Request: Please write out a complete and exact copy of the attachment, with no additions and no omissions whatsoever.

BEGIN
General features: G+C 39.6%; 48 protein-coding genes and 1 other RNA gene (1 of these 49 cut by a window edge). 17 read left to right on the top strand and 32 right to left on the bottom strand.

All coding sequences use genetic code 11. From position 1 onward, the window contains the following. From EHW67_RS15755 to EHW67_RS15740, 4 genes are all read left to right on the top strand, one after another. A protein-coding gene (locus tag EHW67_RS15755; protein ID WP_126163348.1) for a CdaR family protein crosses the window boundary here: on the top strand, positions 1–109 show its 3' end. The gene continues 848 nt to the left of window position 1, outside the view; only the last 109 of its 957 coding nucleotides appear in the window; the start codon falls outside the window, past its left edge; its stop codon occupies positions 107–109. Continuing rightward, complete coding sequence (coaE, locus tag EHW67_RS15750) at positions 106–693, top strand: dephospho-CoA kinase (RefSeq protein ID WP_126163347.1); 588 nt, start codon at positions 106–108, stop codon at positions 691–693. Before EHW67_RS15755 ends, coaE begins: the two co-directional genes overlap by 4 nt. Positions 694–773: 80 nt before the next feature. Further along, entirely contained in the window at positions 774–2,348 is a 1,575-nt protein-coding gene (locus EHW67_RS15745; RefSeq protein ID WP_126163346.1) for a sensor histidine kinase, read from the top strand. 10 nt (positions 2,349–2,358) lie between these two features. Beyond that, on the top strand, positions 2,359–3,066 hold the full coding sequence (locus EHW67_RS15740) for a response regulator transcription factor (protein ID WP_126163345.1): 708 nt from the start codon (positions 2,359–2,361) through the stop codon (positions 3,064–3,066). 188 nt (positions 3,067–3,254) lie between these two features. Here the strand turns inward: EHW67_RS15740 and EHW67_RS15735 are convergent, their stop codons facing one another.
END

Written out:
General features: G+C 39.6%; 48 protein-coding genes and 1 other RNA gene (1 of these 49 cut by a window edge). 17 read left to right on the top strand and 32 right to left on the bottom strand.

All coding sequences use genetic code 11. From position 1 onward, the window contains the following. From EHW67_RS15755 to EHW67_RS15740, 4 genes are all read left to right on the top strand, one after another. A protein-coding gene (locus tag EHW67_RS15755; protein ID WP_126163348.1) for a CdaR family protein crosses the window boundary here: on the top strand, positions 1–109 show its 3' end. The gene continues 848 nt to the left of window position 1, outside the view; only the last 109 of its 957 coding nucleotides appear in the window; the start codon falls outside the window, past its left edge; its stop codon occupies positions 107–109. Continuing rightward, complete coding sequence (coaE, locus tag EHW67_RS15750) at positions 106–693, top strand: dephospho-CoA kinase (RefSeq protein ID WP_126163347.1); 588 nt, start codon at positions 106–108, stop codon at positions 691–693. Before EHW67_RS15755 ends, coaE begins: the two co-directional genes overlap by 4 nt. Positions 694–773: 80 nt before the next feature. Further along, entirely contained in the window at positions 774–2,348 is a 1,575-nt protein-coding gene (locus EHW67_RS15745; RefSeq protein ID WP_126163346.1) for a sensor histidine kinase, read from the top strand. 10 nt (positions 2,349–2,358) lie between these two features. Beyond that, on the top strand, positions 2,359–3,066 hold the full coding sequence (locus EHW67_RS15740) for a response regulator transcription factor (protein ID WP_126163345.1): 708 nt from the start codon (positions 2,359–2,361) through the stop codon (positions 3,064–3,066). 188 nt (positions 3,067–3,254) lie between these two features. Here the strand turns inward: EHW67_RS15740 and EHW67_RS15735 are convergent, their stop codons facing one another.